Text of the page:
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Tuesday, Oct 15, 2019

Teenagers say parents share too much info about them on social media

The study ‘Civility, Safety and Interaction Online - 2019,’ polled teens ages 13-17 and adults ages 18-74 about their exposure to 21 different online risks.

more-lifestyle Updated: Oct 10, 2019 18:28 IST
Press Trust of India
Press Trust of India
Press Trust of India
The study ‘Civility, Safety and Interaction Online - 2019,’ polled teens ages 13-17 and adults ages 18-74 about their exposure to 21 different online risks spanning into four broad categories: behavioural, sexual, reputational and personal/intrusive.
The study ‘Civility, Safety and Interaction Online - 2019,’ polled teens ages 13-17 and adults ages 18-74 about their exposure to 21 different online risks spanning into four broad categories: behavioural, sexual, reputational and personal/intrusive.(Unsplash)
         

As many as 42 per cent of teenagers in 25 countries, including India, say they have a problem with their parents posting about them on social media, according to a Microsoft survey released on Wednesday.

The study ‘Civility, Safety and Interaction Online - 2019,’ polled teens ages 13-17 and adults ages 18-74 about their exposure to 21 different online risks spanning into four broad categories: behavioural, sexual, reputational and personal/intrusive.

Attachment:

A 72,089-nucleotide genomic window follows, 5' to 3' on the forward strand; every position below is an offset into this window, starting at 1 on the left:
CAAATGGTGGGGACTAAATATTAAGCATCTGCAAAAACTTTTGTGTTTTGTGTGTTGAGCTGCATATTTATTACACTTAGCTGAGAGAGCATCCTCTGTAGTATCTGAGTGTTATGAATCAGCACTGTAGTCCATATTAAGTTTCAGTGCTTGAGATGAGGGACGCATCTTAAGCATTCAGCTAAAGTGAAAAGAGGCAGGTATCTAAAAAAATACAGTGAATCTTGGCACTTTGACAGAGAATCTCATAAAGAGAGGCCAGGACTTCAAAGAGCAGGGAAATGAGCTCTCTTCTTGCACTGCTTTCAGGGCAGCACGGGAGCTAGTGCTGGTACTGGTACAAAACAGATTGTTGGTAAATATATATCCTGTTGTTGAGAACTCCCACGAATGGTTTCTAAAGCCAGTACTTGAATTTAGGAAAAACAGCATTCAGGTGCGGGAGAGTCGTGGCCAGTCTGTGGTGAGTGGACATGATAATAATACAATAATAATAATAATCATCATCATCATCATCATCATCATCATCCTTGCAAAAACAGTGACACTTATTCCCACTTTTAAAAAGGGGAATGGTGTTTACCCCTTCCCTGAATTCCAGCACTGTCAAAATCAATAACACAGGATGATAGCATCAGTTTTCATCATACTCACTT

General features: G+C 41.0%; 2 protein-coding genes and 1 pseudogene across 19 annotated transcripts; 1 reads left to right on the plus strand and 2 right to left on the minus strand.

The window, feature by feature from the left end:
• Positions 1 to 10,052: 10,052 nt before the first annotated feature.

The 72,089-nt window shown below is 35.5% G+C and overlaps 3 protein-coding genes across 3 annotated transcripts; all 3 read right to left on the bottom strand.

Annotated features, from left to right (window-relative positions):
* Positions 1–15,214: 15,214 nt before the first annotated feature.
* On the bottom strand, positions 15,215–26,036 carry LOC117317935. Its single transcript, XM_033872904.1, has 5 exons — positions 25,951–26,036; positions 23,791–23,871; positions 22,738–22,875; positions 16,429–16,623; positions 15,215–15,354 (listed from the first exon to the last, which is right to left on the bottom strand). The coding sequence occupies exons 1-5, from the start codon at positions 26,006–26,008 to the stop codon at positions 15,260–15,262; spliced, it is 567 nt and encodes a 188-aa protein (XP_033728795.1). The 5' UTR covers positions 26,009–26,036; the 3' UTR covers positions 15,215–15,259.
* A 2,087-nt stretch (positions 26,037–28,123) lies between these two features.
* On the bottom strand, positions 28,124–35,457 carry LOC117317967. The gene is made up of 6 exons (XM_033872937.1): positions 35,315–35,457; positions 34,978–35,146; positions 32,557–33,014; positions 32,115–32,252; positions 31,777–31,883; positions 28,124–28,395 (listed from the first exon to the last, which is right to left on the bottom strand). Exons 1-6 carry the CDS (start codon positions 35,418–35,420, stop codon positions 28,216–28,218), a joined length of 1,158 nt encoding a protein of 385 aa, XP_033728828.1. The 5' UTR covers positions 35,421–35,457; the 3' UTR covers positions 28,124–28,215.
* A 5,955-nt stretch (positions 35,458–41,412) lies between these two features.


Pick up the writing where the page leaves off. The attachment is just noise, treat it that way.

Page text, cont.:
Of that sum, 11 per cent say it’s a big problem; 14 per cent say it’s of medium concern, and 17 per cent consider it a small issue – all according to preliminary results of a new Microsoft study about the state of digital civility today.

In addition, two-thirds (66 per cent) of teens say they’ve fallen victim to at least one online risk at some point, with the same percentage worried that a similar negative online experience will happen to them again, the survey said.

Countries surveyed by Microsoft are Argentina, Belgium, Brazil, Canada, Chile, Colombia, France, Germany, Hungary, India, Indonesia, Ireland, Italy, The Netherlands, Malaysia, Mexico, Peru, Poland, Russia, Singapore, South Africa, Turkey, the United Kingdom, the United States and Vietnam.

When asked about the best role models for civil and respectful behaviour online, teens overwhelmingly pointed to parents (80 per cent), followed by teachers at a distant second (49 per cent), and other adults, athletes and celebrities at 22 per cent, 17 per cent and 15 per cent respectively, Microsoft said.

A total of 12,520 individuals participated in the 2019 study. Microsoft said it has surveyed more than 44,000 people over four years. Full results from this latest poll will be made available on international Safer Internet Day 2020 on February 11.

(This story has been published from a wire agency feed without modifications to the text.)

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First Published: Oct 10, 2019 16:36 IST

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